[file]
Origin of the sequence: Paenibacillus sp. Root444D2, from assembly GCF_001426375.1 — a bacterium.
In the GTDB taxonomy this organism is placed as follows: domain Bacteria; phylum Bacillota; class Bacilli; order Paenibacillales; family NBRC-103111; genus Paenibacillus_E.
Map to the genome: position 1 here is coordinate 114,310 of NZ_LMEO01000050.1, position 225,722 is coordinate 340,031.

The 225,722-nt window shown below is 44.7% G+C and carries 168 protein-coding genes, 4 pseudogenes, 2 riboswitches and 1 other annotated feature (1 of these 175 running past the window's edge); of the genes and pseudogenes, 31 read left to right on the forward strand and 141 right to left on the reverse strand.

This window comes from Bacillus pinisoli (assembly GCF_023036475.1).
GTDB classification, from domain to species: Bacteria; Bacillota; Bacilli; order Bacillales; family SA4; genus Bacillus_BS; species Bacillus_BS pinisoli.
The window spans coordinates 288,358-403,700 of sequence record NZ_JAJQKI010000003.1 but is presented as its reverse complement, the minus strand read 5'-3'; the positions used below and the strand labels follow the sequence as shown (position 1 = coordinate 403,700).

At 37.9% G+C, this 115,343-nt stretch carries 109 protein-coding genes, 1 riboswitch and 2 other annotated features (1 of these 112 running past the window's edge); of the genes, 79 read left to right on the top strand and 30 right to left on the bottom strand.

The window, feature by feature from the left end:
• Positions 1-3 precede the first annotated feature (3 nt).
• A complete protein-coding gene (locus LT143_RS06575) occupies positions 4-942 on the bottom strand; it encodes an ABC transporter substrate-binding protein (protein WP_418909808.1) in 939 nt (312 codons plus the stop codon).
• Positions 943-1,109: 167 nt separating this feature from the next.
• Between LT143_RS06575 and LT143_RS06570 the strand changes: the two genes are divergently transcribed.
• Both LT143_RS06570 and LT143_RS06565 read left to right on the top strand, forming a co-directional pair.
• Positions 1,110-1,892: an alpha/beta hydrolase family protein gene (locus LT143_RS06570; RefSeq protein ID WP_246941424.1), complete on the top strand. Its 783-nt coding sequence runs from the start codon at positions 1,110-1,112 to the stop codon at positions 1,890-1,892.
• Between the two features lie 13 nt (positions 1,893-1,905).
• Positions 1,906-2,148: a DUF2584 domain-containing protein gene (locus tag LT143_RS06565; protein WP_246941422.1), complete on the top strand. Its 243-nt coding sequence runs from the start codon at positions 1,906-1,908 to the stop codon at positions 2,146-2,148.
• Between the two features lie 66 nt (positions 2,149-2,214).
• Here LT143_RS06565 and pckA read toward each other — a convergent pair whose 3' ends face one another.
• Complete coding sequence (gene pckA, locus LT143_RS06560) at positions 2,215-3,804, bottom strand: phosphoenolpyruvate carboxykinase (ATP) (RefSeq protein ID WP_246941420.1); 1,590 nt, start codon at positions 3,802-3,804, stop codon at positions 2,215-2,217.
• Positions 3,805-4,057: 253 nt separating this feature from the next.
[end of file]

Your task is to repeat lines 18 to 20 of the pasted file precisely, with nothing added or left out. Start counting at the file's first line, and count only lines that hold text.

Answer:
• Between the two features lie 66 nt (positions 2,149-2,214).
• Here LT143_RS06565 and pckA read toward each other — a convergent pair whose 3' ends face one another.
• Complete coding sequence (gene pckA, locus LT143_RS06560) at positions 2,215-3,804, bottom strand: phosphoenolpyruvate carboxykinase (ATP) (RefSeq protein ID WP_246941420.1); 1,590 nt, start codon at positions 3,802-3,804, stop codon at positions 2,215-2,217.